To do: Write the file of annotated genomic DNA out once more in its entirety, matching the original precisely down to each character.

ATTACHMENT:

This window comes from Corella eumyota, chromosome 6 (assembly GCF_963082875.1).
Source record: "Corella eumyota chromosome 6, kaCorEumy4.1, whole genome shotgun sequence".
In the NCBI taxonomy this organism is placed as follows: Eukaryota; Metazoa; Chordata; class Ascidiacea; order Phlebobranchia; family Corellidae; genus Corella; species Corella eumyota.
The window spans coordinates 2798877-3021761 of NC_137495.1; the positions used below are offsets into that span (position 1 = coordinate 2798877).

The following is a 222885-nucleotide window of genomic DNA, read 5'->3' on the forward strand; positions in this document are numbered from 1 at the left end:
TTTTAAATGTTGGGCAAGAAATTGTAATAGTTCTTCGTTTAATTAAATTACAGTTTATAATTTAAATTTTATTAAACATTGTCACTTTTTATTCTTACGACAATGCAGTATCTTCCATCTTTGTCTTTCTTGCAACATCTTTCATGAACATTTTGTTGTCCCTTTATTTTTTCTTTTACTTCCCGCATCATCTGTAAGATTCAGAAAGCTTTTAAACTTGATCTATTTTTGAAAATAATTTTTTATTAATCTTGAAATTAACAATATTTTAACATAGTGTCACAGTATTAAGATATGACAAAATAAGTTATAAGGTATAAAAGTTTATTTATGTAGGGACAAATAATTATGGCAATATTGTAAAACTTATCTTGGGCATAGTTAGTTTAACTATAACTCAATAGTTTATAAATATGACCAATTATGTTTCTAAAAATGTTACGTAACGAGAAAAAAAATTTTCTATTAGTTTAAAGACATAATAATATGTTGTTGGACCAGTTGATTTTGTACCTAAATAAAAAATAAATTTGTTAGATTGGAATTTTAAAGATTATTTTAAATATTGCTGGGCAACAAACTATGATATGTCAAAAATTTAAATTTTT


This window comes from Corella eumyota, chromosome 6 (assembly GCF_963082875.1).
Source record: "Corella eumyota chromosome 6, kaCorEumy4.1, whole genome shotgun sequence".
In the NCBI taxonomy this organism is placed as follows: Eukaryota; Metazoa; Chordata; class Ascidiacea; order Phlebobranchia; family Corellidae; genus Corella; species Corella eumyota.
The window spans coordinates 2798877-3021761 of NC_137495.1; the positions used below are offsets into that span (position 1 = coordinate 2798877).

The following is a 222885-nucleotide window of genomic DNA, read 5'->3' on the forward strand; positions in this document are numbered from 1 at the left end:
TTTTAAATGTTGGGCAAGAAATTGTAATAGTTCTTCGTTTAATTAAATTACAGTTTATAATTTAAATTTTATTAAACATTGTCACTTTTTATTCTTACGACAATGCAGTATCTTCCATCTTTGTCTTTCTTGCAACATCTTTCATGAACATTTTGTTGTCCCTTTATTTTTTCTTTTACTTCCCGCATCATCTGTAAGATTCAGAAAGCTTTTAAACTTGATCTATTTTTGAAAATAATTTTTTATTAATCTTGAAATTAACAATATTTTAACATAGTGTCACAGTATTAAGATATGACAAAATAAGTTATAAGGTATAAAAGTTTATTTATGTAGGGACAAATAATTATGGCAATATTGTAAAACTTATCTTGGGCATAGTTAGTTTAACTATAACTCAATAGTTTATAAATATGACCAATTATGTTTCTAAAAATGTTACGTAACGAGAAAAAAAATTTTCTATTAGTTTAAAGACATAATAATATGTTGTTGGACCAGTTGATTTTGTACCTAAATAAAAAATAAATTTGTTAGATTGGAATTTTAAAGATTATTTTAAATATTGCTGGGCAACAAACTATGATATGTCAAAAATTTAAATTTTT